A challenging part of instrument flight was solving a radio range let down. This system was one of the primary means of getting into an airfield during bad weather. I have roughly drawn a portion of a somewhat typical radio range station schematic. In simple terms it was used in this manner: After properly tuning in the station you would hear, depending on your location, an “A” which is a dot-dash in Morse code, or an “N” being a dash dot, or a solid signal which meant that you were right on one leg of the beam. Holding the prescribed heading you would either get a fade or build in volume which told you roughly where the station was.  You would then follow a series of preplanned and published turns, which would bring you directly over the station and the let down to landing, assuming of course you complied with the published criteria. This was a very usable, but rather archaic system that existed long into the jet era. This system, if used properly, would tell you where you were in reference to that radio station, how to best return to it, and more importantly, how to make a low approach and successfully land.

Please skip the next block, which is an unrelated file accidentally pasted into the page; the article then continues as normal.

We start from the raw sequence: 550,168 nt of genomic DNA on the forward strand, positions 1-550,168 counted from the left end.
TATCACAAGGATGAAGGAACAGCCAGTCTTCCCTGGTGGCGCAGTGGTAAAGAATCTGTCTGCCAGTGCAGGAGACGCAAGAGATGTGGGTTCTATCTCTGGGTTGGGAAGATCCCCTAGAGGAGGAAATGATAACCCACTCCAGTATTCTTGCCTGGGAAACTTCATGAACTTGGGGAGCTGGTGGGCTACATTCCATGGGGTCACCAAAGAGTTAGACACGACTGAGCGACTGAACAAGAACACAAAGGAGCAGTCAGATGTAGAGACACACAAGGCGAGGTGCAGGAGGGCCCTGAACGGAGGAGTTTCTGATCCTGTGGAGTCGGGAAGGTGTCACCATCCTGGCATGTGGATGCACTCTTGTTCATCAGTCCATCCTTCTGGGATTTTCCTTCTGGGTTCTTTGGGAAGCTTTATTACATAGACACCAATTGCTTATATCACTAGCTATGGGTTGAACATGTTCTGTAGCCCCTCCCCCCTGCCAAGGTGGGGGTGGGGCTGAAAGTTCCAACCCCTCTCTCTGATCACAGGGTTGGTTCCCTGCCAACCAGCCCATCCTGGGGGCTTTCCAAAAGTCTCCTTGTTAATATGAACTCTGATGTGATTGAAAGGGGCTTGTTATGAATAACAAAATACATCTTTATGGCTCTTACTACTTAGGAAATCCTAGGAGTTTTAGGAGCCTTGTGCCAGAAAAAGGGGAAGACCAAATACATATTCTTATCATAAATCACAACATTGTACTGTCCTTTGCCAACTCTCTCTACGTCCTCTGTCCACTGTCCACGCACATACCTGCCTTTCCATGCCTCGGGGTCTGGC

Once again, I digress to tell a “War Story”. Back in the B-47 jet bomber era we had a very fine three star Lt. General and 15th Air Force Commander. When a General Officer flew with the B-47’s, a long standing regulation and requirement was that this high ranking grade level must fly with a B-47 Instructor Pilot in the aircraft. One day the opportunity came to me to fly with one of the old hands and pillars of the Air Force. We were flying home together from a bomb competition in a B-47 with the General in the front seat. We were to land at another base prior to returning to home field. Unfortunately, the normal radio aids for this base such as the Radar and Ground Control Approach systems were out of order and the only thing left was to make an old fashioned, learned long ago in Cadet Days, Radio Range let down and approach to our scheduled landing field. I sat back and in significantly stormy and heavy weather watched the General make a beautiful, story book radio range orientation, let down, and perfect approach to the destination. I guess it’s like riding a bicycle - once learned it’s never forgotten.